12 Andromedae

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12 Andromedae
Observation data
Epoch J2000      Equinox J2000
Constellation Andromeda
Right ascension 23h 20m 53.2646s[1]
Declination +38° 10′ 56.384″[1]
Apparent magnitude (V) 5.87[2]
Characteristics
Spectral type F5 V[2][3]
B−V color index 0.45[4]
Astrometry
Radial velocity (Rv) −10.5±0.3[5] km/s
Proper motion (μ) RA: 129.320±0.024[1] mas/yr
Dec.: −60.049±0.021[1] mas/yr
Parallax (π) 23.83 ± 0.34[1] mas
Distance 137 ± 2 ly
(42.0 ± 0.6 pc)
Absolute magnitude (MV) 2.66[3]
Details
Mass 1.25[6] M
Luminosity 7.38[3] L
Surface gravity (log g) 3.92±0.14[6] cgs
Temperature 6,454±219[6] K
Metallicity [Fe/H] +0.00[7] dex
Rotational velocity (v sin i) 12[4] km/s
Age 2.548[6] Gyr
Other designations
12 And, BD+37° 4817, FK5 1610, HD 220117, HIP 115280, HR 8885, SAO 73190, WDS J23209+3811A[8]
Database references
SIMBAD data

12 Andromedae is a single[2] star in the northern constellation of Andromeda. The designation is from the star catalogue of English astronomer John Flamsteed, first published in 1712, it has an apparent visual magnitude of 5.87,[2] which indicates it is just visible to the naked eye under good seeing conditions. An annual parallax shift of 23.83[1] mas provides a distance estimate of 137 light years. The star is moving closer to the Sun with a radial velocity of −10.5 km/s.[5]

This is an ordinary F-type main-sequence star with a stellar classification of F5 V.[2] It is about 2.5[6] billion years old and is spinning with a projected rotational velocity of 12 km/s.[4] The abundance of iron is similar to that in the Sun,[7] the star has an estimated 1.25[6] times the mass of the Sun and is radiating just over 7[3] times the Sun's luminosity from its photosphere at an effective temperature of around 6,454 K.[6]

External links[edit]

References[edit]

  1. ^ a b c d e f Gaia Collaboration; et al. (November 2016), "Gaia Data Release 1. Summary of the astrometric, photometric, and survey properties", Astronomy & Astrophysics, 595: 23, arXiv:1609.04172Freely accessible, Bibcode:2016A&A...595A...2G, doi:10.1051/0004-6361/201629512, A2. 
  2. ^ a b c d e Eggleton, P. P.; Tokovinin, A. A. (September 2008), "A catalogue of multiplicity among bright stellar systems", Monthly Notices of the Royal Astronomical Society, 389 (2): 869–879, arXiv:0806.2878Freely accessible, Bibcode:2008MNRAS.389..869E, doi:10.1111/j.1365-2966.2008.13596.x.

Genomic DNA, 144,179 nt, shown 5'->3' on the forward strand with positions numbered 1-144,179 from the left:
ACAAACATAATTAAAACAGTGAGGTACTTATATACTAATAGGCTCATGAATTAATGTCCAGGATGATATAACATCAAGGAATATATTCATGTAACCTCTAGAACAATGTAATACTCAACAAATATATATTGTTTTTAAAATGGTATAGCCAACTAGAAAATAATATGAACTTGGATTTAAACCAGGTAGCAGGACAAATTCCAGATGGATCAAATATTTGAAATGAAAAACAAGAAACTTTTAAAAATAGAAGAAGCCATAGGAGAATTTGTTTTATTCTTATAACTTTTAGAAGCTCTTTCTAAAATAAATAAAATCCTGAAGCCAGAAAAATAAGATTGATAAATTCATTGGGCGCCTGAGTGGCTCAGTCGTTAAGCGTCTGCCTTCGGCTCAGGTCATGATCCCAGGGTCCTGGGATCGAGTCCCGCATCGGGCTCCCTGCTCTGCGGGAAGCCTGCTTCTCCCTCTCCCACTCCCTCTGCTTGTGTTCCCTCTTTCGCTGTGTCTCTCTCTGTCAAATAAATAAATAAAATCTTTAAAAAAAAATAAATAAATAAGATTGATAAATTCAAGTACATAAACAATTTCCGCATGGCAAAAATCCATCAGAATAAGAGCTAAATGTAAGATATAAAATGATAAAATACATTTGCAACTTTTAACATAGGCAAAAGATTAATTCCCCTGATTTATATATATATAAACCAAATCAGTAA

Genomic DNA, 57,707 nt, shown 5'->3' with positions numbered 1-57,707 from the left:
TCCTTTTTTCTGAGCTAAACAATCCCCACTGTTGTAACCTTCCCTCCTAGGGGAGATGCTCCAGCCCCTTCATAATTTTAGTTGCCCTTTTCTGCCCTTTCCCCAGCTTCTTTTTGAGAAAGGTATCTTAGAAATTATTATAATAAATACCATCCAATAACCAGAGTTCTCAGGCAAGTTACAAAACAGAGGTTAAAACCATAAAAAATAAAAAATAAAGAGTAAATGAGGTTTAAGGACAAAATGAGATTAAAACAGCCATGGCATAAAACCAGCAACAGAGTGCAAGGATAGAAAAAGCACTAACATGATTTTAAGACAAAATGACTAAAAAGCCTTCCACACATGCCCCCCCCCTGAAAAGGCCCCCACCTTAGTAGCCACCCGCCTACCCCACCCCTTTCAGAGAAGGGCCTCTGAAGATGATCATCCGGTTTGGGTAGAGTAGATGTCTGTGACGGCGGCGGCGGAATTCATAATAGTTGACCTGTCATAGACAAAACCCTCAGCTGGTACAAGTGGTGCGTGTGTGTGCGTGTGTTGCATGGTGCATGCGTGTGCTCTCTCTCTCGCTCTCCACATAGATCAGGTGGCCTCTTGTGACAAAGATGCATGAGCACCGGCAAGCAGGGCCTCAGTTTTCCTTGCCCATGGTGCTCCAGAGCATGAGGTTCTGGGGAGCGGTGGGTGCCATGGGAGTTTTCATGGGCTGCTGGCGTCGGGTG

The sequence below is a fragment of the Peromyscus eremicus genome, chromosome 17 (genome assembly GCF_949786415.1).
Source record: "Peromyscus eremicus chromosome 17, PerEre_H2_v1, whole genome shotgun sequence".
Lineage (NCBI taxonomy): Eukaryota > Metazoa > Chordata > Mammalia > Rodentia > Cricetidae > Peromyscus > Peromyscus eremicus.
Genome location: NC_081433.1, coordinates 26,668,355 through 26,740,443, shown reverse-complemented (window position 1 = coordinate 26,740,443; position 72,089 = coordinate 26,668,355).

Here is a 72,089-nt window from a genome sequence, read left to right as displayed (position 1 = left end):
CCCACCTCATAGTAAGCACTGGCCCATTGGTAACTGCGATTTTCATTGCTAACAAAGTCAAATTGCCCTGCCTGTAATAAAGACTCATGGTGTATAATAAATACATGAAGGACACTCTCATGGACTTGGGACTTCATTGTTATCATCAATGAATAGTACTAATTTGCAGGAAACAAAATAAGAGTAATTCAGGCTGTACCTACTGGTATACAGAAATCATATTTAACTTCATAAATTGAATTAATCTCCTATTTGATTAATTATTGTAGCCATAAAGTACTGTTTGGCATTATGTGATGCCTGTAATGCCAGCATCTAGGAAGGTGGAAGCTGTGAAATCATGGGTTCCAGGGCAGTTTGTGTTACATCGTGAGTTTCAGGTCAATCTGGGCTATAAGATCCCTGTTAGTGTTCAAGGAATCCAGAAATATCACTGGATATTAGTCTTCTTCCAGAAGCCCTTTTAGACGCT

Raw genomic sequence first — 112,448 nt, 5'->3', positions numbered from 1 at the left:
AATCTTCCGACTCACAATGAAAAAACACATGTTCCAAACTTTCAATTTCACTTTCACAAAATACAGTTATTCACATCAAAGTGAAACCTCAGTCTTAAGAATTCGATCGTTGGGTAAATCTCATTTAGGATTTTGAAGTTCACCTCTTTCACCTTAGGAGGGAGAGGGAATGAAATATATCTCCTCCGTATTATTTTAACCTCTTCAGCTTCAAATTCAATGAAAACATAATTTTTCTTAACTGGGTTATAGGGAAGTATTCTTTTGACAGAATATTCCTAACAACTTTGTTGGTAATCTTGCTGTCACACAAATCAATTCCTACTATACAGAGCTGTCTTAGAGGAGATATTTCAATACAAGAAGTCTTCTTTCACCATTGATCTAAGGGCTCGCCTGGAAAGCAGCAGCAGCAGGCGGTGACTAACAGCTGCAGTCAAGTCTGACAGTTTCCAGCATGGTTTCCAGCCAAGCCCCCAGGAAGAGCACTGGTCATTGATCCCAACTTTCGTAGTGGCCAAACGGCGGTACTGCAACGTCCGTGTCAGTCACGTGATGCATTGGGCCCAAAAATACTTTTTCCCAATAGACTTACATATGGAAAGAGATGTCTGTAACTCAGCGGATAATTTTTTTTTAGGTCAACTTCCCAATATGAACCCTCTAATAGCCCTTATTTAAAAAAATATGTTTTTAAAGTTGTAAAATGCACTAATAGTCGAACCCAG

3. ^ a b c d Anderson, E.; Francis, Ch. (2012), "XHIP: An extended hipparcos compilation", Astronomy Letters, 38 (5): 331, arXiv:1108.4971Freely accessible, Bibcode:2012AstL...38..331A, doi:10.1134/S1063773712050015. 
  4. ^ a b c Takeda, Yoichi; et al. (February 2005), "High-Dispersion Spectra Collection of Nearby F-K Stars at Okayama Astrophysical Observatory: A Basis for Spectroscopic Abundance Standards", Publications of the Astronomical Society of Japan, 57 (1): 13–25, Bibcode:2005PASJ...57...13T, doi:10.1093/pasj/57.1.13. 
  5. ^ a b Gontcharov, G. A. (November 2006), "Pulkovo Compilation of Radial Velocities for 35495 Hipparcos stars in a common system", Astronomy Letters, 32 (11): 759–771, arXiv:1606.08053Freely accessible, Bibcode:2006AstL...32..759G, doi:10.1134/S1063773706110065. 
  6. ^ a b c d e f g David, Trevor J.; Hillenbrand, Lynne A. (2015), "The Ages of Early-type Stars: Strömgren Photometric Methods Calibrated, Validated, Tested, and Applied to Hosts and Prospective Hosts of Directly Imaged Exoplanets", The Astrophysical Journal, 804 (2): 146, arXiv:1501.03154Freely accessible, Bibcode:2015ApJ...804..146D, doi:10.1088/0004-637X/804/2/146. 
  7. ^ a b Takeda, Yoichi (April 2007), "Fundamental Parameters and Elemental Abundances of 160 F-G-K Stars Based on OAO Spectrum Database", Publications of the Astronomical Society of Japan, 59 (2): 335–356, Bibcode:2007PASJ...59..335T, doi:10.1093/pasj/59.2.335. 
  8. ^ "12 And". SIMBAD. Centre de données astronomiques de Strasbourg. Retrieved 2018-02-01.